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A controversial Italian lawmaker has blamed a recent series of accidents on a witchcraft he claimed was cast on him by the African father of a rival politician he once compared to an ape.

Roberto Calderoli, a senator with the anti-immigration Northern League party, urged the father of former government minister Cecile Kyenge to revoke the alleged spell, after he found a 2m-long snake in his kitchen.

"I'm not a superstitious person but since Kyenge's father made the macumba [witchcraft] all sorts of things have happened to me," Calderoli, 58, wrote on Facebook, posting a photo of himself holding the reptile.

The post caused a backlash from netizens, who accused the 58-year-old politician of holding racist prejudices, and from animal right activists angered at the killing of the animal.

The senator said the intrusive snake was the last in a series of misfortunes that he was the victim of in the last 12 months, as he said he was hospitalised six times and lost his mother.

In the last incident, he fainted shortly before boarding an aircraft and broke two fingers and two vertebras in the fall.

"Maybe it is time to send a message of peace to father Kyenge and ask he revokes the ritual," Calderoli, who served twice as minister under Silvio Berlusconi's government, told an Italian magazine.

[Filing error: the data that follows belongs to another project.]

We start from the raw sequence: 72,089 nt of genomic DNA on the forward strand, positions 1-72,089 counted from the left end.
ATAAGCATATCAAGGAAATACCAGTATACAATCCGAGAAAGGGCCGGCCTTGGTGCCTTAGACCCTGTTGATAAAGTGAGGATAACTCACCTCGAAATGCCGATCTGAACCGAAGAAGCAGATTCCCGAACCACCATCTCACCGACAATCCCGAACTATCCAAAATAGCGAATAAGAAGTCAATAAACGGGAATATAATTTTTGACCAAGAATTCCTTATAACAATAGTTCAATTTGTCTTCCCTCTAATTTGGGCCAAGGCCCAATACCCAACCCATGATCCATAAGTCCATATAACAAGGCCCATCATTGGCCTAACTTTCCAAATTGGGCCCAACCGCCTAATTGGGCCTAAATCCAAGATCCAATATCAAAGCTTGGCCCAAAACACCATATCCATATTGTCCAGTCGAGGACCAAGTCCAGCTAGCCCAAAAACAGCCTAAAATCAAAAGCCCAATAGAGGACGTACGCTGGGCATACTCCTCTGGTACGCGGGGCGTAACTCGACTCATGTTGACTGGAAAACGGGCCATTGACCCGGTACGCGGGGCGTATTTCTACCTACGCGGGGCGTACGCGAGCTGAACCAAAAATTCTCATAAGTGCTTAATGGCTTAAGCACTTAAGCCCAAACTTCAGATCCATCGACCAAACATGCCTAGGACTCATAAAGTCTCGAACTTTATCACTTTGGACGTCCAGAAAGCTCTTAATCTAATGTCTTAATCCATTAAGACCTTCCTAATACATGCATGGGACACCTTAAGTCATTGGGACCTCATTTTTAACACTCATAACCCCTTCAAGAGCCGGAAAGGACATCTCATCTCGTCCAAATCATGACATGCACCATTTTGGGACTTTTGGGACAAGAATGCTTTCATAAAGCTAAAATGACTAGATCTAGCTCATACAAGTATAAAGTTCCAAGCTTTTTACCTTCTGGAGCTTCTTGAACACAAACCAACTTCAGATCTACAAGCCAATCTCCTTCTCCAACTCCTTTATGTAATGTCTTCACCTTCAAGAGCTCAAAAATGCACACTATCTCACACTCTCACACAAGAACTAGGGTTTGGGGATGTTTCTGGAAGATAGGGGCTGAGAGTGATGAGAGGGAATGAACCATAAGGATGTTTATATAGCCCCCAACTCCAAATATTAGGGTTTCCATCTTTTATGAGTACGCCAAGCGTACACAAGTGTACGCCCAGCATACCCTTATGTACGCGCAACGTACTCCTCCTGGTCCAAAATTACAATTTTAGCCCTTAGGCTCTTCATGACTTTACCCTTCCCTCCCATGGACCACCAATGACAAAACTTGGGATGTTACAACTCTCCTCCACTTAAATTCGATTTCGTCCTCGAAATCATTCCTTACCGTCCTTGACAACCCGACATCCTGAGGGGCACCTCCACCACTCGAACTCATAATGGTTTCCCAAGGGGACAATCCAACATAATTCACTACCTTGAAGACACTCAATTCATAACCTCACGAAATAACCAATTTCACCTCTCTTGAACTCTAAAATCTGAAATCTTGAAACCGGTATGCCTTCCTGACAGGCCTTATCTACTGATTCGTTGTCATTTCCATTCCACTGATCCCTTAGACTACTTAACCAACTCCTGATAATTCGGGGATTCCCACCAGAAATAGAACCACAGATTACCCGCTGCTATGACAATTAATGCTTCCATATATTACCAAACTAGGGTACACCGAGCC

In July last year, the senator sparked a storm of criticism for saying Congolese-born Kyenge - Italy's first black minister - reminded him of "the features of an orangutan".

He later apologised but refused to quit as vice-president of the senate.

Cecile Kyenge, Italy's first black minister
Cecile Kyenge, Italy's first black ministertwitter.com/ckyenge

As controversy was raging, Kyenge's father, Clement Kikoko Kyenge, a tribal leader in Katanga, a south-eastern province of the Democratic Republic of the Congo (DRC), demanded his ancestors to free Calderoli from "evil thoughts" in a prayer performed before the cameras of gossip magazine Oggi.

"If his apologies to Cecile were true he has nothing to worry about. If instead he apologised out of political convenience that might have annoyed the ancestors," Clement Kikoko Kyenge said replying to Calderoli's request he revokes the spell.

His daughter dismissed the controversy saying that as a Christian Catholic, she doesn't believe in rituals and magic; that performed by her father was an "act of forgiveness and acceptance" and not witchcraft, she added.

Born in DCR, Kyenge arrived in Italy in the 1980s to study medicine and went on to become an ophthalmologist in Modena.

Her appointment as minister of integration - an office she held since February this year - was hailed as a big step on Italy's difficult path towards integration but was marred by a number of racist attacks.

She is now serving as a member of the EU parliament with the centre-left Democratic Party.